You can think of porn as a drug. It works about the same way. It pushes buttons that your brain reacts to on a neurological level. Understanding that is the first step toward taking your life back.

    You said something about fighting porn addiction by replacing it with another healthy activity. That is a common misconception, which you need to disregard. Porn addiction is about using porn to spike a dopamine high way higher than is healthy. What you are getting from porn you will not get from reality, because reality cannot trigger that. Reality won't give you a dopamine high every day, multiple times, forever. If you are lucky, reality gives you a dopamine high a few times a week. It may be from sex. It may be from food. It may be from skydiving. It may be from great art. It may be from being around your children or grandchildren. It may be from looking at the sea. But, it won't be like porn; it won't be just there, instantly available, and reality takes effort that porn does not. Porn can give it to you all day, every day, forever, and costs you no effort at all, but that does not happen in reality.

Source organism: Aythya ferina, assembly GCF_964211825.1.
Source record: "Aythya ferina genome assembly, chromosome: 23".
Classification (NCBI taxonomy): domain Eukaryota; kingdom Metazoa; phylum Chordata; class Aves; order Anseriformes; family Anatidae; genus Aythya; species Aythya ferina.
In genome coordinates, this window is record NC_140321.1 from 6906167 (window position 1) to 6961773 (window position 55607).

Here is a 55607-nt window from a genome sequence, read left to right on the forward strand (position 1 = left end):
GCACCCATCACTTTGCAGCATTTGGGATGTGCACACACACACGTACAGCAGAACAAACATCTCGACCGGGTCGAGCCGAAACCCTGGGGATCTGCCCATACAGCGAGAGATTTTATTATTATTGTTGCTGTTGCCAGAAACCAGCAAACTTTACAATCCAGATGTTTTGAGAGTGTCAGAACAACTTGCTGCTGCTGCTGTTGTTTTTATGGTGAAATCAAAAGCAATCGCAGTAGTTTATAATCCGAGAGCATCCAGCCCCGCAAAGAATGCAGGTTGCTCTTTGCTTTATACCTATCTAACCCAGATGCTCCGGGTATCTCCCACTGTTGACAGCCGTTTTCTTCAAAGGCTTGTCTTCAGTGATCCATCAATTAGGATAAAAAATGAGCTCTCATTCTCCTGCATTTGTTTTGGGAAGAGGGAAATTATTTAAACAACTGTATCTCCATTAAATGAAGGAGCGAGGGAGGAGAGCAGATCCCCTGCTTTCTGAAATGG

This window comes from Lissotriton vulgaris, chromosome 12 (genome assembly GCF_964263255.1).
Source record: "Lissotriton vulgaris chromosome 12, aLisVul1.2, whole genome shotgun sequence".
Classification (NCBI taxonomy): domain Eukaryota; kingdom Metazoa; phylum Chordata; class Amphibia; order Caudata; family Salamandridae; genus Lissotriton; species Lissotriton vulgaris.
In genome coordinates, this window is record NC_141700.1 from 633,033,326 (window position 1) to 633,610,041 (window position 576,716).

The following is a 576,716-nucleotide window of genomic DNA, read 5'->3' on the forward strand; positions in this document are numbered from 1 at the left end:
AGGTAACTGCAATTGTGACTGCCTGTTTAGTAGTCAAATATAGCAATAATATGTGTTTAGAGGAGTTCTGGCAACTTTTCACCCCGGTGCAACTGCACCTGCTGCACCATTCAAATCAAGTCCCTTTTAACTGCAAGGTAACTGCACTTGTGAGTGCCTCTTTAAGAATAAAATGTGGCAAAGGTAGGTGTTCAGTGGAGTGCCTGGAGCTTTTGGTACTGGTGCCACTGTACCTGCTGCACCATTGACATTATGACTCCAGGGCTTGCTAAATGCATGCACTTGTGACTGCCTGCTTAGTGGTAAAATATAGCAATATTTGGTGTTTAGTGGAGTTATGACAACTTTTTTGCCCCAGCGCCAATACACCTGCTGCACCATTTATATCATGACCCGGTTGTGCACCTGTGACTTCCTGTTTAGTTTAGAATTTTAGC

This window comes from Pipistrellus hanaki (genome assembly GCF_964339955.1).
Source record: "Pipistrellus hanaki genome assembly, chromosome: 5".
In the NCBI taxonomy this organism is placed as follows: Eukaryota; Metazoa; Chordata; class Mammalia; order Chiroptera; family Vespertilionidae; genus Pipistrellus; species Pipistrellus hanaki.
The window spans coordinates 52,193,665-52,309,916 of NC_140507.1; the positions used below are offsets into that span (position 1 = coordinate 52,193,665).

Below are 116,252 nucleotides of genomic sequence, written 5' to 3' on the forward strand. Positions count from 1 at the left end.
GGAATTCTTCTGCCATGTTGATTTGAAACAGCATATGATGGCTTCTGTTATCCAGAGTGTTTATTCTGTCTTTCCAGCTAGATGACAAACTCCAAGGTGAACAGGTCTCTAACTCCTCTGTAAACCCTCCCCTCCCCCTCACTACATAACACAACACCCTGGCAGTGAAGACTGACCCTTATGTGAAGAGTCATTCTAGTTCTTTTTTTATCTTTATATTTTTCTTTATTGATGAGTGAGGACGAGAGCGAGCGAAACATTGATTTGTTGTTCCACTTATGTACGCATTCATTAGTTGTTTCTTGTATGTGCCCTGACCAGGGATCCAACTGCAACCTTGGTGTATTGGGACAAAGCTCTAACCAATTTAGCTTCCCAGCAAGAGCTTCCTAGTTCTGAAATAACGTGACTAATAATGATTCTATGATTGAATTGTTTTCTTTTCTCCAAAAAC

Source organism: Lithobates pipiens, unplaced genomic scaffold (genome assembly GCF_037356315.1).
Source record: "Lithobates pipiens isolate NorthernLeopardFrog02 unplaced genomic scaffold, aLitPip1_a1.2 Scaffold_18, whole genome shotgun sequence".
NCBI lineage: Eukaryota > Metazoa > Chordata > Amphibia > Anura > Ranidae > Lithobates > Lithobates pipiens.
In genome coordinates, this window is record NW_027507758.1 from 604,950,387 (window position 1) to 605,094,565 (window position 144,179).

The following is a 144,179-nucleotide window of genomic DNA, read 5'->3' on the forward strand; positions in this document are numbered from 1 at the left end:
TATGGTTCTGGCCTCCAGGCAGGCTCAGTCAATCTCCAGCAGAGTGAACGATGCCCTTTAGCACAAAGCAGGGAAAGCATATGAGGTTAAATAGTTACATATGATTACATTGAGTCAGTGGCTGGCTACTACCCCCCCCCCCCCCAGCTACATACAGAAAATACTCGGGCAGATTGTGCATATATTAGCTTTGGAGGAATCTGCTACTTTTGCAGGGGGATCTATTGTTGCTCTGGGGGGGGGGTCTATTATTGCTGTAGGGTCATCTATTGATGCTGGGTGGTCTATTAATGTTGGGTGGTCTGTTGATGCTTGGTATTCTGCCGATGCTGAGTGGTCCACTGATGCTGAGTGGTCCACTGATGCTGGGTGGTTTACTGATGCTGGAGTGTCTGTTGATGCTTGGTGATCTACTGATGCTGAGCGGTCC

So, contrary to the false wisdom of finding a replacement, you need to accept the idea of living with less of it. If you are going to be successful, you won't be attempting to find a replacement, you will be learning to live with less of if. "It" being the dopamine high looking at it, thinking of it, that happens with porn.

    I am sorry about your situation. If you want to get free of this, however, understanding how it works, in the brain, is the first big step.

    Much love.

    Will I AM
     
  3. doneatlast

    doneatlast Active Member

    I'm sorry to hear about all of this. I've known a few widowers in my life, and it all comes to mind when I read your story. I can't imagine the grief and pain. Every widower I've known had a phase where they were just in this massive funk... they sort of wandered around not sure what they were doing or where they were going, almost like they were on something.

    It is true that porn addiction is about dopamine hits more than sex, but addictions are complicated. They like to hang on because of emotional problems, because the more they are with us, the more they are acting as crutches for problems in our lives. For many young men who start with porn they start for curiosity, thrill and sexual pleasure, but it devolves into dopamine hits and all of their live's anxieties, some are caused by the porn, some stagnated and hung on for years because of the addiction. This is where you're different, because the pain and hurt came before the addiction.